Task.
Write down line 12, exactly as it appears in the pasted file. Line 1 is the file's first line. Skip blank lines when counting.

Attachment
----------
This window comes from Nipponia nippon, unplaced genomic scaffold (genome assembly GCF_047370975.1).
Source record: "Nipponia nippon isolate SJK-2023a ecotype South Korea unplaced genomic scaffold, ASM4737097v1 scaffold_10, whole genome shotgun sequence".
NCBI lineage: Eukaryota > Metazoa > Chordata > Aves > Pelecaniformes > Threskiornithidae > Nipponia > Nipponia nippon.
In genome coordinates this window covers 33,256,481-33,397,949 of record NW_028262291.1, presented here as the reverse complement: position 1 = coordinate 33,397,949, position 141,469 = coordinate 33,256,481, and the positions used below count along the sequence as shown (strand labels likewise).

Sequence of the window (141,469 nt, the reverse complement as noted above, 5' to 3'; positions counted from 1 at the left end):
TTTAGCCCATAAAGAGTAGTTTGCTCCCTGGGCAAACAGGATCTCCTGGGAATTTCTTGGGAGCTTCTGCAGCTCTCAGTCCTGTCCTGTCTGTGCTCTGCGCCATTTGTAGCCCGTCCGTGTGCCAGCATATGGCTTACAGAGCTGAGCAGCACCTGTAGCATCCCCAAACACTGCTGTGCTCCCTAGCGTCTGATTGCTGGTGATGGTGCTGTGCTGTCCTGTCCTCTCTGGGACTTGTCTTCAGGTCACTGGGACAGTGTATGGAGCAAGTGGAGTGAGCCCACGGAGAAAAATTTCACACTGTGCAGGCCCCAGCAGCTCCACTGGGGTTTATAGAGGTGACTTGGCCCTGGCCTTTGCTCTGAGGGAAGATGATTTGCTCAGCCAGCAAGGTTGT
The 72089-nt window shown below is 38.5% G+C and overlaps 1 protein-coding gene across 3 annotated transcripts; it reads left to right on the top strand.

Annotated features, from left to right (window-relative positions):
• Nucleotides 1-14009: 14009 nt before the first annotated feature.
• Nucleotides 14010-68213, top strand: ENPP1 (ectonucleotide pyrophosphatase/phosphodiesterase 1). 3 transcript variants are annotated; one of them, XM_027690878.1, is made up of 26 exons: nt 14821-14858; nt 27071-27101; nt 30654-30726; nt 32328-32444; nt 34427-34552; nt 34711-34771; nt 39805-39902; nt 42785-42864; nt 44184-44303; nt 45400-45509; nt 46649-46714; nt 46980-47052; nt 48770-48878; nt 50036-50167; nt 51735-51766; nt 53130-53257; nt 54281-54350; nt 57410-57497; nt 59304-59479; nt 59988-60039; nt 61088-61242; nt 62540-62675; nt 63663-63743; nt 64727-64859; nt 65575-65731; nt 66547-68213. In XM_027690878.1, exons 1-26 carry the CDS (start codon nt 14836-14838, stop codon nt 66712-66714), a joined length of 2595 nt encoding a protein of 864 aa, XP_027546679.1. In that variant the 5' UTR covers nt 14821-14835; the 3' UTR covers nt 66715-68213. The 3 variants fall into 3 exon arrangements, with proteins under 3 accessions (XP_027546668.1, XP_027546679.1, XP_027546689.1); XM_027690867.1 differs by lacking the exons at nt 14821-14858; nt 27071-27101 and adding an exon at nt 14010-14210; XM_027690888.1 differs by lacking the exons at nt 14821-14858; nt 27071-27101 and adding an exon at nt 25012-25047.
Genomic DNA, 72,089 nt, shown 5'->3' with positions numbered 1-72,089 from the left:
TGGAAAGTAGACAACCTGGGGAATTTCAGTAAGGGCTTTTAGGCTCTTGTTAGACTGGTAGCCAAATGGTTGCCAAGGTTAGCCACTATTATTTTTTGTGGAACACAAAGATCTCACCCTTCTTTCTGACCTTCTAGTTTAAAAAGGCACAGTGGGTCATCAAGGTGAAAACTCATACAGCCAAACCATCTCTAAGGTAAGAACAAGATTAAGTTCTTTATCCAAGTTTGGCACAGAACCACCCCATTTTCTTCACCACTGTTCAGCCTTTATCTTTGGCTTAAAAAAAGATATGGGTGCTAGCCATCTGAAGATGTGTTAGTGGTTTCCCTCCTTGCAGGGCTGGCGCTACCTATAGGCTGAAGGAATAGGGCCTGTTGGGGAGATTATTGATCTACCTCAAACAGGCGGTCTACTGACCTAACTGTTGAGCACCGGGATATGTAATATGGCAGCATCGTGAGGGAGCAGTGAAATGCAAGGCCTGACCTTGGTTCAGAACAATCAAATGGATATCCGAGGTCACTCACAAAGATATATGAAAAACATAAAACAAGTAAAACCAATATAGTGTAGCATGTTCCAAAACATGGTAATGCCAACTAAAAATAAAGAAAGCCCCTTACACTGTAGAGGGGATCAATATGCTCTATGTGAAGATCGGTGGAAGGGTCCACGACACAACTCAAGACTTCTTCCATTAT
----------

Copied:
TGGAAAGTAGACAACCTGGGGAATTTCAGTAAGGGCTTTTAGGCTCTTGTTAGACTGGTAGCCAAATGGTTGCCAAGGTTAGCCACTATTATTTTTTGTGGAACACAAAGATCTCACCCTTCTTTCTGACCTTCTAGTTTAAAAAGGCACAGTGGGTCATCAAGGTGAAAACTCATACAGCCAAACCATCTCTAAGGTAAGAACAAGATTAAGTTCTTTATCCAAGTTTGGCACAGAACCACCCCATTTTCTTCACCACTGTTCAGCCTTTATCTTTGGCTTAAAAAAAGATATGGGTGCTAGCCATCTGAAGATGTGTTAGTGGTTTCCCTCCTTGCAGGGCTGGCGCTACCTATAGGCTGAAGGAATAGGGCCTGTTGGGGAGATTATTGATCTACCTCAAACAGGCGGTCTACTGACCTAACTGTTGAGCACCGGGATATGTAATATGGCAGCATCGTGAGGGAGCAGTGAAATGCAAGGCCTGACCTTGGTTCAGAACAATCAAATGGATATCCGAGGTCACTCACAAAGATATATGAAAAACATAAAACAAGTAAAACCAATATAGTGTAGCATGTTCCAAAACATGGTAATGCCAACTAAAAATAAAGAAAGCCCCTTACACTGTAGAGGGGATCAATATGCTCTATGTGAAGATCGGTGGAAGGGTCCACGACACAACTCAAGACTTCTTCCATTAT